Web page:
By Ollie Marinaccio
Why do poets write poetry? It is not an easy question to address, and yet it seems necessary when delving into a poem which treads the fraught autobiographical line between history and fiction. Richard Blanco is a poet who, when reflecting on his past, displays both his inimitable uniqueness and the universality of his experiences. In Season 3, we highlighted this bifurcation in an episode focusing on Blanco’s poem Looking for The Gulf Motel. Honoring the Floridian waterfront institutions and the melange of irreplaceable vistas of family vacation, the poem poses questions about the beauty and sadness of revisiting one’s past.
Watch the episode/trailer.To discuss this and the poem’s other themes, Elisa New joined Blanco for a virtual event with PBS Books, hosted by Heather-Marie Montilla— part of a longstanding collaboration which creates poetry content for libraries and their constituents across the U.S. In the conversation—held on Thursday, October 6th to celebrate Hispanic Heritage Month—Blanco discussed his journey with the poem, noting that he wrote Looking for The Gulf Motel “not just to document… but also to understand where [he] came from.”
Beyond the episode on PBS, Poetry in America has collaborated with Amplify Education on a popular free lesson on Looking for The Gulf Motel. (Professor New notes that this lesson is one on which many Middle School teachers who use Amplify ELA curricula in the classroom choose to focus). It is no surprise that this is the case, given the poems broad nostalgic appeal—its “loaves of Cuban bread,” “teal swimsuit,” or his father’s “glass of amber whiskey”—evoking childhood’s joys, coupled with Blanco’s exploration of the literal loss of his youth – The Gulf Motel having been demolished, as he repeats throughout the poem: “There should be nothing here I don’t remember…”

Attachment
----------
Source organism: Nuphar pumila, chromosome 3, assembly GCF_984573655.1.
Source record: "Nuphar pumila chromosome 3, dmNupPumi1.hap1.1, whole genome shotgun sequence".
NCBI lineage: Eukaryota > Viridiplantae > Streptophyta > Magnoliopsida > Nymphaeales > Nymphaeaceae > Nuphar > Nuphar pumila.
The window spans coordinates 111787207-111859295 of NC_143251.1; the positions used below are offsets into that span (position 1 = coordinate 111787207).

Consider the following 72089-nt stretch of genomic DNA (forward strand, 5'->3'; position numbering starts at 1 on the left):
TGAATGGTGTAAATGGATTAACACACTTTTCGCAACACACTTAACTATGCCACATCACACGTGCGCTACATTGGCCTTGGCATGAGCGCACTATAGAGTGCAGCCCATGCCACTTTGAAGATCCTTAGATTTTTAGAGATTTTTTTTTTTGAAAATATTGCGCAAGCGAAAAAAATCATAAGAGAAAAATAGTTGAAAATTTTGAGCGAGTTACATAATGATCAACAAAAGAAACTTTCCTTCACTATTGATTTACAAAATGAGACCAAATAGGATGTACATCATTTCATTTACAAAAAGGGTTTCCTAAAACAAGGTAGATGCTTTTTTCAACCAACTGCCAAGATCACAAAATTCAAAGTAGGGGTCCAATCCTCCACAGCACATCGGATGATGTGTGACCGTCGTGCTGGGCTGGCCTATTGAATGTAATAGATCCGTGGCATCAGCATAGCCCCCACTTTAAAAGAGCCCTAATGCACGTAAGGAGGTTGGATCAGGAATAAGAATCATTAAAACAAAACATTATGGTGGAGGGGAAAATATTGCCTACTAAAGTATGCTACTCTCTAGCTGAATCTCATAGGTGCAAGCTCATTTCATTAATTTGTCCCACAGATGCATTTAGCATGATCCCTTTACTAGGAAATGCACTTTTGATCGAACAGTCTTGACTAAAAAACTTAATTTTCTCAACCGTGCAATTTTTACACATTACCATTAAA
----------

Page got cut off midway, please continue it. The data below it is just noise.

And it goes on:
Though Blanco writes his own story in this poem, one of his Cuban-American family, he also highlights universal dynamics. Fighting with a sibling, the way distances seem vast to a child, and, as New points out, the way that “every child from every culture… is embarrassed by their parents.” In the duality of specificity and generality it achieves, Looking for The Gulf Motel truly reveals its strength. By the end of the poem, there is a sense that this memory of Blanco’s is ours, too.
Which is not to discount the personal, almost private, nature of the work. Blanco makes clear the parts of writing that are truly for himself. Writing Gulf Motel, in particular, was a personal exercise in revisiting his youth and his parents’ younger days. Blanco expresses that “by putting [his parents’] stories in the world, there is a kind of healing.” He, New, and Montilla discuss poetry’s capability to facilitate this self-reflection, and its power as an instigator for dialogue. In this way Blanco gives listeners one answer to why poets write: to heal. His poetry, then, does something spectacular: it heals him while making space for readers to heal along with him.